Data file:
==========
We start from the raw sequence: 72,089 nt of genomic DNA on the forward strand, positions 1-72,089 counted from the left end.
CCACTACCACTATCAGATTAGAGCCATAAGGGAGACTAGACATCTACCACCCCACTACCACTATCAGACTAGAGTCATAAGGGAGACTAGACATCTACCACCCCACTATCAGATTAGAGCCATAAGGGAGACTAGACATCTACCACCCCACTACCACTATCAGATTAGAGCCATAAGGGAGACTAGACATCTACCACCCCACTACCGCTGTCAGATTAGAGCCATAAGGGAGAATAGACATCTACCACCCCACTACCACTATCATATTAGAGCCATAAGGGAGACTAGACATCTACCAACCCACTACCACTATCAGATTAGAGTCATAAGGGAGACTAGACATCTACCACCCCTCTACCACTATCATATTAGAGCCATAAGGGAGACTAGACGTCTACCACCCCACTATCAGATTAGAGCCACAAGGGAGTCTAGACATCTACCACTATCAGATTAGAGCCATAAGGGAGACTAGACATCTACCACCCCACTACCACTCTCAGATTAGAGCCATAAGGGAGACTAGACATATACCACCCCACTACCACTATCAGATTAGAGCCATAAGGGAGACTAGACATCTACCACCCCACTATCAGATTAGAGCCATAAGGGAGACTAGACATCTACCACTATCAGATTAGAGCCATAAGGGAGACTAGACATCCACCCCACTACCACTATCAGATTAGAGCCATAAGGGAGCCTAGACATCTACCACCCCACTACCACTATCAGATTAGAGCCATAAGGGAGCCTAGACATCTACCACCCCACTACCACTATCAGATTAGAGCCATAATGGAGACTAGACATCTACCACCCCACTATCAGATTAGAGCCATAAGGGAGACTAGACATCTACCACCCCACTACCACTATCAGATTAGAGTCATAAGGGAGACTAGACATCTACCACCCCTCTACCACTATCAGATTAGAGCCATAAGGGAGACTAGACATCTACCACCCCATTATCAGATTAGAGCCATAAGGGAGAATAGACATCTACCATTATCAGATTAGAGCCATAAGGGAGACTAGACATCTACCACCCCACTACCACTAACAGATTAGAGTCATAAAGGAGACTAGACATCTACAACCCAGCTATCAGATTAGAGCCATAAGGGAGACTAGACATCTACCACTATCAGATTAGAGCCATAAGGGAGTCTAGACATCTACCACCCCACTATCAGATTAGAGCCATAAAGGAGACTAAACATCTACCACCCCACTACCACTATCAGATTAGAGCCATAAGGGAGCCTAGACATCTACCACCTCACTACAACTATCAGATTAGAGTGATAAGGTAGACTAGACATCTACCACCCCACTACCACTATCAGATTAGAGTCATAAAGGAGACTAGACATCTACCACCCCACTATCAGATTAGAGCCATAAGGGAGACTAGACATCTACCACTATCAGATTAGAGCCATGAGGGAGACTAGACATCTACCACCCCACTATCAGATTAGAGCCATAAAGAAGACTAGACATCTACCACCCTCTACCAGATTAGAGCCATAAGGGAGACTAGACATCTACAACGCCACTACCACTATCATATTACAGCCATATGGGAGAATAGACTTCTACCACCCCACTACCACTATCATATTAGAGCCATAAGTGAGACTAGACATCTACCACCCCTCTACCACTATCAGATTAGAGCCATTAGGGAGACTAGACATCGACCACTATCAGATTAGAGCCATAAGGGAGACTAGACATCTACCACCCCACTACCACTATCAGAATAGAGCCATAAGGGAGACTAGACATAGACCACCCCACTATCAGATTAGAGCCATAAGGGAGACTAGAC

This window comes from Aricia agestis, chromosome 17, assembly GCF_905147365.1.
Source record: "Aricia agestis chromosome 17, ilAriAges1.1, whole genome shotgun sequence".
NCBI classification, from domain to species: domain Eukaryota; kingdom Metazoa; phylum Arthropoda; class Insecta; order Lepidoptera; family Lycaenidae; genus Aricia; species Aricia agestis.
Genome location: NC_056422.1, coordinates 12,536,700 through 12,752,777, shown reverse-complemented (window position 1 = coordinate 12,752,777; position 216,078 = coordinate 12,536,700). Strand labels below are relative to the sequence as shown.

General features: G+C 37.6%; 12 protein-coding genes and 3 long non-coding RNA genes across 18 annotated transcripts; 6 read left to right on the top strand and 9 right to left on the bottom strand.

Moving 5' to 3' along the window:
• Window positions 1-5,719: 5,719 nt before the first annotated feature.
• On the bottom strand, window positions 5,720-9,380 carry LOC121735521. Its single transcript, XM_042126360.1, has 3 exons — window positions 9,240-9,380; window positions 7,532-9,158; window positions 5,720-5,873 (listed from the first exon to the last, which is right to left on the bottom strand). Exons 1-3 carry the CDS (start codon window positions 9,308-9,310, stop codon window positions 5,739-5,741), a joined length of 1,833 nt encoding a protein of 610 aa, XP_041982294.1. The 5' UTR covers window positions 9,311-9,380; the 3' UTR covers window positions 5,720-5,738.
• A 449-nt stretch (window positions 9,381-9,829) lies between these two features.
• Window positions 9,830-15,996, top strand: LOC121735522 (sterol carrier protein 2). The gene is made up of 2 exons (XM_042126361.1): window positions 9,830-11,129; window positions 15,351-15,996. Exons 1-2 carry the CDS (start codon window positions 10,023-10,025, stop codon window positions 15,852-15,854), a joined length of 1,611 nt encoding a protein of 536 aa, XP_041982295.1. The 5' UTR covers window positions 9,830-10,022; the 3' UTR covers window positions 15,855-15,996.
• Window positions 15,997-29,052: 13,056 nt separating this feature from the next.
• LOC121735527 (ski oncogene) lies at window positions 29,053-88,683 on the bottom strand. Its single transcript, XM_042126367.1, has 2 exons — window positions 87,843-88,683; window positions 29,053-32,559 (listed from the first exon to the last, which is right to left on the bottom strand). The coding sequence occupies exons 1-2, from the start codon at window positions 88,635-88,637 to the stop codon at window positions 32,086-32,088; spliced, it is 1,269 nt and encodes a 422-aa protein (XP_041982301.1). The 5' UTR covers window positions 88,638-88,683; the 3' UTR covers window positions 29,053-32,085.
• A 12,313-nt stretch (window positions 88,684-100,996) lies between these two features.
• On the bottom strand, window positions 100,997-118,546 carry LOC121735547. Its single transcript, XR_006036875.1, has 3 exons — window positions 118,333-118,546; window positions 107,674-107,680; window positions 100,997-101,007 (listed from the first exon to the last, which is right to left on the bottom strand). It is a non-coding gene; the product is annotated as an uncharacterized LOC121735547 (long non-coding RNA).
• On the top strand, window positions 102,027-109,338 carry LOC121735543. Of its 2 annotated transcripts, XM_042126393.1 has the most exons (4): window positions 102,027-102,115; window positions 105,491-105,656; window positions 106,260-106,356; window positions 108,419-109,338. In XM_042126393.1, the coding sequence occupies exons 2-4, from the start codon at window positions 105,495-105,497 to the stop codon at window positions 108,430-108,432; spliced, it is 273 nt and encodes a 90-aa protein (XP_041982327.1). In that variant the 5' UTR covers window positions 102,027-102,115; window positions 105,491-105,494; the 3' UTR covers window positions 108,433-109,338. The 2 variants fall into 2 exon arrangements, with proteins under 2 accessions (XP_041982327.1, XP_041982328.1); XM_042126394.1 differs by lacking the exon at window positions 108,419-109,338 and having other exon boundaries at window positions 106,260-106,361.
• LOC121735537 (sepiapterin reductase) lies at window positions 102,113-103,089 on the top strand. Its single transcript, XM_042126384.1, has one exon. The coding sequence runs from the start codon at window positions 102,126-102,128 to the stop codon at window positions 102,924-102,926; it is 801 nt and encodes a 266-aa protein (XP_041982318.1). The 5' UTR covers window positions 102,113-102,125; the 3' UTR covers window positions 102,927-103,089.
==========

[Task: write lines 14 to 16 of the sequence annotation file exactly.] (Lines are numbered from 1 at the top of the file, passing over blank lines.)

• LOC121735527 (ski oncogene) lies at window positions 29,053-88,683 on the bottom strand. Its single transcript, XM_042126367.1, has 2 exons — window positions 87,843-88,683; window positions 29,053-32,559 (listed from the first exon to the last, which is right to left on the bottom strand). The coding sequence occupies exons 1-2, from the start codon at window positions 88,635-88,637 to the stop codon at window positions 32,086-32,088; spliced, it is 1,269 nt and encodes a 422-aa protein (XP_041982301.1). The 5' UTR covers window positions 88,638-88,683; the 3' UTR covers window positions 29,053-32,085.
• A 12,313-nt stretch (window positions 88,684-100,996) lies between these two features.
• On the bottom strand, window positions 100,997-118,546 carry LOC121735547. Its single transcript, XR_006036875.1, has 3 exons — window positions 118,333-118,546; window positions 107,674-107,680; window positions 100,997-101,007 (listed from the first exon to the last, which is right to left on the bottom strand). It is a non-coding gene; the product is annotated as an uncharacterized LOC121735547 (long non-coding RNA).